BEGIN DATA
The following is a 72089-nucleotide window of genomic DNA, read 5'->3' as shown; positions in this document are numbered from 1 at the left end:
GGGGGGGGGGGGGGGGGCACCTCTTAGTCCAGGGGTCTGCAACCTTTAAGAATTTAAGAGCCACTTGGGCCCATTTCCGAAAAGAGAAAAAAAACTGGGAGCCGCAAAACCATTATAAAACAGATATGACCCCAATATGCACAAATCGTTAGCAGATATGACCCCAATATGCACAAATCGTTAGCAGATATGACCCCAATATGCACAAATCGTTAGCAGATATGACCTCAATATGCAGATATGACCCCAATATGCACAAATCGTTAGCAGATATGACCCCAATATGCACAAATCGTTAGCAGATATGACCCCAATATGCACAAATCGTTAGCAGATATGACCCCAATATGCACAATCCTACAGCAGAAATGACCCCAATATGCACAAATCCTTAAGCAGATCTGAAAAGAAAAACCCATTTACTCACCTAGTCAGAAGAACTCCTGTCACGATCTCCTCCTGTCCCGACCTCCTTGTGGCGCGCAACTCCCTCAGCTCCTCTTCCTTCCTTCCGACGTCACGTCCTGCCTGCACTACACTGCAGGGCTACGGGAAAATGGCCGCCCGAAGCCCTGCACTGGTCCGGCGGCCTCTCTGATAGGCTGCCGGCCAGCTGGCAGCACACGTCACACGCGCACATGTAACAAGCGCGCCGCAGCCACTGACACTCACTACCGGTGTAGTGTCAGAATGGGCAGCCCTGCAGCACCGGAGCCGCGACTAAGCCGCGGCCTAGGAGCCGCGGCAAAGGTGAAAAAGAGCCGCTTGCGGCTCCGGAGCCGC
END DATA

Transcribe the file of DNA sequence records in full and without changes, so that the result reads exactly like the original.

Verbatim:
The following is a 72089-nucleotide window of genomic DNA, read 5'->3' as shown; positions in this document are numbered from 1 at the left end:
GGGGGGGGGGGGGGGGGCACCTCTTAGTCCAGGGGTCTGCAACCTTTAAGAATTTAAGAGCCACTTGGGCCCATTTCCGAAAAGAGAAAAAAAACTGGGAGCCGCAAAACCATTATAAAACAGATATGACCCCAATATGCACAAATCGTTAGCAGATATGACCCCAATATGCACAAATCGTTAGCAGATATGACCCCAATATGCACAAATCGTTAGCAGATATGACCTCAATATGCAGATATGACCCCAATATGCACAAATCGTTAGCAGATATGACCCCAATATGCACAAATCGTTAGCAGATATGACCCCAATATGCACAAATCGTTAGCAGATATGACCCCAATATGCACAATCCTACAGCAGAAATGACCCCAATATGCACAAATCCTTAAGCAGATCTGAAAAGAAAAACCCATTTACTCACCTAGTCAGAAGAACTCCTGTCACGATCTCCTCCTGTCCCGACCTCCTTGTGGCGCGCAACTCCCTCAGCTCCTCTTCCTTCCTTCCGACGTCACGTCCTGCCTGCACTACACTGCAGGGCTACGGGAAAATGGCCGCCCGAAGCCCTGCACTGGTCCGGCGGCCTCTCTGATAGGCTGCCGGCCAGCTGGCAGCACACGTCACACGCGCACATGTAACAAGCGCGCCGCAGCCACTGACACTCACTACCGGTGTAGTGTCAGAATGGGCAGCCCTGCAGCACCGGAGCCGCGACTAAGCCGCGGCCTAGGAGCCGCGGCAAAGGTGAAAAAGAGCCGCTTGCGGCTCCGGAGCCGC